As the evidence gathered by Frontline, Fainaru and Fainaru-Wada, Alan Schwarz of the New York Times, and many others show, the NFL's Mild Traumatic Brain Injury Committee started from a conclusion: Football is safe, and its endemic brain injuries pose no short- or long-term health risks. Then, they ginned up evidence and research to support it.
In the process, they prevented many suffering former players from knowing the nature of their torment—and they let another generation of players come through the game without understanding its devastating risks.
Your money lined these people's pockets. You subsidized the players' and families' suffering. You paid to watch these men destroy their lives, you paid to help cover up the truth, and you're still paying the salaries of the ruthless suits who engineered it all.
What are you going to do about it?
Legally, there's little you can do. The NFL just reached a settlement with a class of former players, setting up a seemingly massive fund for treatment, care and research.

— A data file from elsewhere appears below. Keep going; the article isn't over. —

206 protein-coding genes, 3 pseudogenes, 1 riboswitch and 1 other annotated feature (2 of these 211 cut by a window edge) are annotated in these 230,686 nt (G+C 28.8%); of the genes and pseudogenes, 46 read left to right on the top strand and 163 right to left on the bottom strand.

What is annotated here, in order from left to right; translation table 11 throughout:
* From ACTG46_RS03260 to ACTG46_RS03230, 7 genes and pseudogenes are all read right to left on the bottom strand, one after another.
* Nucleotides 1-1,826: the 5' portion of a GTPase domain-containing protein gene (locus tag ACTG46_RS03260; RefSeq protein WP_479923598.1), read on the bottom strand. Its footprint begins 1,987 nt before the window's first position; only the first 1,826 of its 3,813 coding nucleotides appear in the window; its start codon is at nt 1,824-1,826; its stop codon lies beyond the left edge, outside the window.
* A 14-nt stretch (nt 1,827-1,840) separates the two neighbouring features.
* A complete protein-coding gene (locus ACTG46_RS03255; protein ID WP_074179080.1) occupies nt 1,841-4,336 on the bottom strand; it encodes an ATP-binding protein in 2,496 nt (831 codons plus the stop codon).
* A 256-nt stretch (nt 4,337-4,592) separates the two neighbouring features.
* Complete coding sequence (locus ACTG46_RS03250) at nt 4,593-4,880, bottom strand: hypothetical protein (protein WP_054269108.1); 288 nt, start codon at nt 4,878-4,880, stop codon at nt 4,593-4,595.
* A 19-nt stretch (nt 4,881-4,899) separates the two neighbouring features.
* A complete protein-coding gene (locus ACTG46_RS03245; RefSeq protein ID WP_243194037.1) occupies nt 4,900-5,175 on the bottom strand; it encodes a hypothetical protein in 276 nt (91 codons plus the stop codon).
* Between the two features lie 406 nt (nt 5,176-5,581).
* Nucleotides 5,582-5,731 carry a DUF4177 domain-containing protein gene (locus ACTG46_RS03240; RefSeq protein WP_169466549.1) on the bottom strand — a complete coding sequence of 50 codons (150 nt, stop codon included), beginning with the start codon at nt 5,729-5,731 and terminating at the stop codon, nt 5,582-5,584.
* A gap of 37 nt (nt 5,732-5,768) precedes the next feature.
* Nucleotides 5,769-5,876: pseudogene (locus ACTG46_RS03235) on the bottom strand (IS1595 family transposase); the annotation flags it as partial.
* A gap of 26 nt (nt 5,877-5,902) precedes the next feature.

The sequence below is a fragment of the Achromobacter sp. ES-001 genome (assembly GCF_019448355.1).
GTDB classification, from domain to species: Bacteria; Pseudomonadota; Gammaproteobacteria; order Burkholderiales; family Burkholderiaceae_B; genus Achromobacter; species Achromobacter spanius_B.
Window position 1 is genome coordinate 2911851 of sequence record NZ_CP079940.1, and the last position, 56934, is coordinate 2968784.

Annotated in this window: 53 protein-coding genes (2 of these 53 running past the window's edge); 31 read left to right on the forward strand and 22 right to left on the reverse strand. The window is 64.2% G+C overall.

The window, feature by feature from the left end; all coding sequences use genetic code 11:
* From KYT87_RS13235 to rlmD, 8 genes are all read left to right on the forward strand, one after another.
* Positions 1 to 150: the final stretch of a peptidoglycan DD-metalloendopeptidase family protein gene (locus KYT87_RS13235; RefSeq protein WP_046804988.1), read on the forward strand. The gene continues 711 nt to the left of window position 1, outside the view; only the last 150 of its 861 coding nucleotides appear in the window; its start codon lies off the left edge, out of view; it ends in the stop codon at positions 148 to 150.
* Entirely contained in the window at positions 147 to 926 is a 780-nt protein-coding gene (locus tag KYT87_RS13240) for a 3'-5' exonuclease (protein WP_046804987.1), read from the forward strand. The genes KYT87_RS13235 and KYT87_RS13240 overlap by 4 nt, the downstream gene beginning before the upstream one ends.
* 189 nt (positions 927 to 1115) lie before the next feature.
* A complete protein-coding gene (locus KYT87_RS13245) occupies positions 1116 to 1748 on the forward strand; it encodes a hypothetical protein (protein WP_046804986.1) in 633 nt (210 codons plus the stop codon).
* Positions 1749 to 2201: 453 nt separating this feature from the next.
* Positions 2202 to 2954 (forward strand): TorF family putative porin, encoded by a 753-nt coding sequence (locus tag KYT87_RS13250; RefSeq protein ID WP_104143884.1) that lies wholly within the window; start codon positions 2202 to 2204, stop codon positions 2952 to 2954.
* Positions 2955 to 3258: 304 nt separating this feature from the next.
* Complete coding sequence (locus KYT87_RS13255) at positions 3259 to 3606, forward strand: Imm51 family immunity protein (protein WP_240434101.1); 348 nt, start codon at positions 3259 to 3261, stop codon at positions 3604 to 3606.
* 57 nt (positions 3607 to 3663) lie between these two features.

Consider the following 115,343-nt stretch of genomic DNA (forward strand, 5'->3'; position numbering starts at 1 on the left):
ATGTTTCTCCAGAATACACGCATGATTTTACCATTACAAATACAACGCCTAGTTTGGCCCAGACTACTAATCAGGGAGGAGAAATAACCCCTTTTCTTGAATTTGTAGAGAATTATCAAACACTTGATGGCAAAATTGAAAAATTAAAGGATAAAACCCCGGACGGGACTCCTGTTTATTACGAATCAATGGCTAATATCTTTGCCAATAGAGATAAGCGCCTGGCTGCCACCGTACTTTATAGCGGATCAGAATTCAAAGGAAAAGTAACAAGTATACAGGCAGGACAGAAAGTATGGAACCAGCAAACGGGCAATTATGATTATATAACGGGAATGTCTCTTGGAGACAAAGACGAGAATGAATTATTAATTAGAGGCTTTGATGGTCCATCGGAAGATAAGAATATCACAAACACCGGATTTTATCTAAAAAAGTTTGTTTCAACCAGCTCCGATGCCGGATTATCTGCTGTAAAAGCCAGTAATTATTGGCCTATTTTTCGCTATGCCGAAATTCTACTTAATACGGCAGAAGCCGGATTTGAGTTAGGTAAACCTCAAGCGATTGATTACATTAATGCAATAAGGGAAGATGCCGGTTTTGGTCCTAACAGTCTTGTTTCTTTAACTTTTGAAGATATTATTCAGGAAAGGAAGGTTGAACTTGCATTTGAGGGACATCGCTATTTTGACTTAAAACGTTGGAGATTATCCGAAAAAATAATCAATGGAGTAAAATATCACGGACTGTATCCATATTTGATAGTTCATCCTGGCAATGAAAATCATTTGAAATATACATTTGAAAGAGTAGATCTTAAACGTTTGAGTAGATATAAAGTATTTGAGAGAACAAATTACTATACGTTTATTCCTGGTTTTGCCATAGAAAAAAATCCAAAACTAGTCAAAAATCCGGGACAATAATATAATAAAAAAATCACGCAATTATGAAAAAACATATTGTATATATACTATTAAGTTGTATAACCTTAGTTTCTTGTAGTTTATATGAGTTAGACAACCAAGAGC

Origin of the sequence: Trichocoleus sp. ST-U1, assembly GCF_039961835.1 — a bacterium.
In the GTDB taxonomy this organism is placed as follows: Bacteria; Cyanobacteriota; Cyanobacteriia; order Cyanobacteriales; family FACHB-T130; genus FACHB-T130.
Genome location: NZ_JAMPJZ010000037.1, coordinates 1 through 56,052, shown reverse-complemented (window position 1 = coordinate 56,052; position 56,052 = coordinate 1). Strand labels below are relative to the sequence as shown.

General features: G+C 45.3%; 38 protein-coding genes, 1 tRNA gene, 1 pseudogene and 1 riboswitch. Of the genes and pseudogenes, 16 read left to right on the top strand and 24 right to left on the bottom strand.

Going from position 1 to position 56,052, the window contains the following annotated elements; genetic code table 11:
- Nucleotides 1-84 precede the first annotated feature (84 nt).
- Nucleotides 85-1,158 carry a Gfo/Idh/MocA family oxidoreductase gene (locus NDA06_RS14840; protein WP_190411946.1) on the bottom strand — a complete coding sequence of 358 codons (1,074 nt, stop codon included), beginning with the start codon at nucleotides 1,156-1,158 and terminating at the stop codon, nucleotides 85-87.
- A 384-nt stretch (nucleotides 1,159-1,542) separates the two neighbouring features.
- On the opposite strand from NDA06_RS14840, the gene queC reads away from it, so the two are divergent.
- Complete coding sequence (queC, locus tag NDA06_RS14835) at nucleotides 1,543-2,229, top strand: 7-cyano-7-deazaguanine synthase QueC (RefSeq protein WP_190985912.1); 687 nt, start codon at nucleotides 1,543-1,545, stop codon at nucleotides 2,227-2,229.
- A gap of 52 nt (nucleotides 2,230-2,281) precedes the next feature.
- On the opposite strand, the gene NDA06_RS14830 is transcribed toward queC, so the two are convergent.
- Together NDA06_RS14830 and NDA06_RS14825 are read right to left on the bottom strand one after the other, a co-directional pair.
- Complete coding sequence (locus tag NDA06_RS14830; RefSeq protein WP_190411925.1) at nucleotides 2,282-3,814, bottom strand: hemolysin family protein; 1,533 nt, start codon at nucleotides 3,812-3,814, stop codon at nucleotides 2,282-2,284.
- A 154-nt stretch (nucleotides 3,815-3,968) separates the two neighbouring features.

Yet as Patrick Hruby of Sports on Earth explained, that fund isn't nearly as massive as it will likely need to be once current and recently retired players fall ill. And as part of the terms of the settlement, the NFL admitted no wrongdoing or liability.
That's right: Once the settlement agreement is finalized, the NFL can close the book on everything it did without copping to specifics about what it knew, when—or even saying it's sorry.
The same men who perpetrated and perpetuated the cover-up are largely still involved in football—including commissioner Roger Goodell, who inherited the situation from his predecessor, Paul Tagliabue.
What did Goodell know? What does he know now?
Nobody knows—and it looks like nobody ever will.
Knowing the Risks
When fans hear about former players suffering from debilitating injuries, many shrug and say, "They knew the risks."
All of the groundbreaking research into football, concussions, chronic traumatic encephalopathy (CTE), dementia and depression has proven one thing above all else: Nobody knows what the risks are.
My colleague Michael Schottey spoke with leading CTE researcher Dr. Robert Cantu of Boston University (who speaks in League of Denial) and Dr. David Yukelson from USA Football's medical advisory board. They said they still don't know all the risks.